During the campaign, President Obama impressed everybody by singing an impromptu version of the old Al Green ballad Let’s Stay Together. But now the White House has switched tunes. The president’s new favorite is Young At Heart, a Frank Sinatra hit of the 1950s. You could hear it playing in the background last week when he talked about the budget: Fairy tales can come true, it can happen to you . . .
Actually, it’s not really a new tune. For years, Obama has been telling everybody that there isn’t any problem with the U.S. economy that can’t be cured by taxing the rich. And that’s his escape route from the fiscal cliff of budget cuts and tax increases schedule to hit us in January. The rich will just pay “a little bit more” and we’ll not only get that deficit under control but even have enough left over for another $200 billion stimulus program like that one that worked so well in 2009.
The song is so sweet that millions of Americans have fallen under its sway. A recent Washington Post/ABC shows that fully 60 percent of the country agrees with Obama that new taxes on the “rich” — defined in this poll as anybody with household income of $250,000 a year or more — are the solution to the deficit.
The problem is that the fairy tale that most resembles Obama’s story of the rich with bottomless pockets is Rumpelstiltskin, in which a drunken miller brags to the king that his daughter can spin gold out of straw. That story ends badly when it turns out the miller is lying. So will Obama’s.
Even if the president’s estimate that his new tax will generate $1.2 trillion over the next decade is correct (and it won’t be, because rich people are infinitely adept in figuring new ways to hide or shelter their income from the IRS), that’s not within a country mile of the $7.1 trillion that needs to be trimmed out of the deficit.
Instead of listening to Obama’s recitations of glass slippers and fairy godmothers, Americans ought to be reading Choices For Deficit Reduction, a report issued last month by the nonpartisan Congressional Budge Office. Because it came out just two days after the presidential election, when everybody was heartily sick of politics, the CBO report got comparatively little attention. But — even in the cautious language of Washington bureaucrats — it’s like a cold shower for the president’s budget fantasies.
The problems with the U.S. budget are “fundamental” and cannot be passed off with gimmicks or accounting legerdemain, the report says. Federal debt, if left unchecked, will hit 90 percent of GDP over the course of the next decade, it predicts, and the United States “would quickly head into fiscal territory unfamiliar to it and most other developed countries.”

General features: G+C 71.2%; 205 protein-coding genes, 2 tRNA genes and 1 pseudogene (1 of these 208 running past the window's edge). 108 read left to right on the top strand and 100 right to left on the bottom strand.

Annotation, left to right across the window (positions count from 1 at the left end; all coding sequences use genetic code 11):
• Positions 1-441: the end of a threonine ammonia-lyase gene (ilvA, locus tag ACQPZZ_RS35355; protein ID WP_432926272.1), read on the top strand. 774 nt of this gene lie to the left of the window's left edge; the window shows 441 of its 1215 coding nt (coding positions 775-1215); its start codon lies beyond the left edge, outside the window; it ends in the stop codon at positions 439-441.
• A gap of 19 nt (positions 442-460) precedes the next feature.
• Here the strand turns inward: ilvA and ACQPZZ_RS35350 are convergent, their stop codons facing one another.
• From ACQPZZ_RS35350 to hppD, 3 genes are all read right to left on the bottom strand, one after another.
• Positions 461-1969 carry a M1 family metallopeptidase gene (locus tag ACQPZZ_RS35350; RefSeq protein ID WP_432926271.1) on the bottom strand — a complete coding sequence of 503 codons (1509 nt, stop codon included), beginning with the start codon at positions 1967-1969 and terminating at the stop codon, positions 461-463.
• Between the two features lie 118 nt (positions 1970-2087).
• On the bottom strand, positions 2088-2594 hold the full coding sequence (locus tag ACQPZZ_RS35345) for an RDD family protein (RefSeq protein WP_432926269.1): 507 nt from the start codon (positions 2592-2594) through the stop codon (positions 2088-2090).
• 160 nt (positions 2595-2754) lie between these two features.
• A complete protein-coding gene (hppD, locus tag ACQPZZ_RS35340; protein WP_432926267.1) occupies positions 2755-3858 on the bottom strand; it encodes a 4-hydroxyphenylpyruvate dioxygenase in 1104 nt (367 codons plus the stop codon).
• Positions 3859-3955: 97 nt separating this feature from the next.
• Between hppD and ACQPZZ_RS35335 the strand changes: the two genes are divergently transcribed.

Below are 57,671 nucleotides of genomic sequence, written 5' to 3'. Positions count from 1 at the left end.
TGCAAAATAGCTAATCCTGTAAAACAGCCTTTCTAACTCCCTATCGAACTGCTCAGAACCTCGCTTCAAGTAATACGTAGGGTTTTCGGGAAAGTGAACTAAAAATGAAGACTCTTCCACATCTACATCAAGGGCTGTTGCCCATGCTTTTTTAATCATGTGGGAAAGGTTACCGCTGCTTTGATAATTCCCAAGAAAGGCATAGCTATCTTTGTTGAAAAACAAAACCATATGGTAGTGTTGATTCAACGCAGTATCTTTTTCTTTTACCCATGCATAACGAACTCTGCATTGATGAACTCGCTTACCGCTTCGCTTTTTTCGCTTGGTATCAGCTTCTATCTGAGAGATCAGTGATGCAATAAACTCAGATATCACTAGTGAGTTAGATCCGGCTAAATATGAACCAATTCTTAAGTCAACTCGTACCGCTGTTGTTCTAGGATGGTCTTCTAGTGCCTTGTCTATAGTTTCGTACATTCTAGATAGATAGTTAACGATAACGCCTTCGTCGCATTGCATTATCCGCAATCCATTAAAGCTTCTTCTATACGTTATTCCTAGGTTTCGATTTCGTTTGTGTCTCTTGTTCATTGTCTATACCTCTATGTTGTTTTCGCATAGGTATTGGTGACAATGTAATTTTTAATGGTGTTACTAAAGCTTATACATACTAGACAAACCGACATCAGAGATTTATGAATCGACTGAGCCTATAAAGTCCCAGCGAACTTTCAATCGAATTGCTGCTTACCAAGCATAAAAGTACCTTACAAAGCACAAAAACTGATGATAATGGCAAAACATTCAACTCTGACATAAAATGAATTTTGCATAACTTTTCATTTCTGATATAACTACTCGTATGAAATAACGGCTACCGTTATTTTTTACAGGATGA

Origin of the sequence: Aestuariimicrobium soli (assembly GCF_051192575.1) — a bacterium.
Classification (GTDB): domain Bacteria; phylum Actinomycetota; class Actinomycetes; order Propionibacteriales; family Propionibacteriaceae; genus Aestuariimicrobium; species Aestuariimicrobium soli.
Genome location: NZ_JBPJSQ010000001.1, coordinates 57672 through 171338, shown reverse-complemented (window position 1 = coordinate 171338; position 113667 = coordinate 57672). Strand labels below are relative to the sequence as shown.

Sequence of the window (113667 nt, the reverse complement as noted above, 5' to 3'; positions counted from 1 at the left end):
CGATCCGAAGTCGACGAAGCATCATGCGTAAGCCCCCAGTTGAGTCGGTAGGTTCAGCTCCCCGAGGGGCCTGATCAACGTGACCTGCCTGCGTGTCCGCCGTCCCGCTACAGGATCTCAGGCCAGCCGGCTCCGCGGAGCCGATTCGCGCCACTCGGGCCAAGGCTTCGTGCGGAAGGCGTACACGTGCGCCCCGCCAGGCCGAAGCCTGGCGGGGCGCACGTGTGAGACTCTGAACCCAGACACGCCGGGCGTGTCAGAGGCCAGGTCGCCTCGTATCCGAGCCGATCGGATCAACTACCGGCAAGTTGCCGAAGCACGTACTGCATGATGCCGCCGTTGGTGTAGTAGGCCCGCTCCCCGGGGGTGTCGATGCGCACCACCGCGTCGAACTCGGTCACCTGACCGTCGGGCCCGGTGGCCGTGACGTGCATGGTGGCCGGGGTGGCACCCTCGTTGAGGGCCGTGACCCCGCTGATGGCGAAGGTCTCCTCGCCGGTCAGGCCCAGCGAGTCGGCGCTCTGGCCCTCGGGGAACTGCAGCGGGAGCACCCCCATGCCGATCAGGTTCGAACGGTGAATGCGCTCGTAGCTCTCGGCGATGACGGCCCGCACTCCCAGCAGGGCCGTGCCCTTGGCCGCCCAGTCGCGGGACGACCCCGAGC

Zeroing in on Social Security, Obamacare and entitlements as the heart of the problem, the report warns that they can be sustained “only by raising taxes substantially, relative to current polities, for a broad segment of the population.” How broad? Well, as broad as that fiscal cliff, and then some. If Congress and the president let all those Bush-era tax cuts expire next year — not just those on the rich, but all of them, including those on the middle class — it will raise only about three-quarters of the money needed for deficit reduction, the report says.
That’s because the idea of an untaxed American plutocracy — the greedy villains in Obama’s fairy tale — has about as much factual basis as unicorns. As the report notes, in 2009 the poorest fifth of U.S. households paid about 1 percent of their income in federal taxes. The middle fifth paid about 11 percent. The top fifth — households with an average income of $223,500 or above, roughly corresponding to Obama’s definition of “rich” — paid 23 percent. That means that people in those homes work already work more than a day each week just to pay the federal government. State and local taxes (including property tax) push that much closer to two days.
Rumpelstiltskin ends with the miller’s daughter making an unseemly deal with an ogre to help her turn the straw into gold. Obama’s fairy tale, if it doesn’t veer back to reality, will have a much sadder final chapter. “Federal debt cannot grow indefinitely,” the CBO report notes. “ . . . Rising debt could itself precipitate a fiscal crisis.” Lenders jack up interest rates, credit is sucked away, and the U.S. economy shrivels like a wicked witch doused with a bucket of water. And nobody lives happily ever after.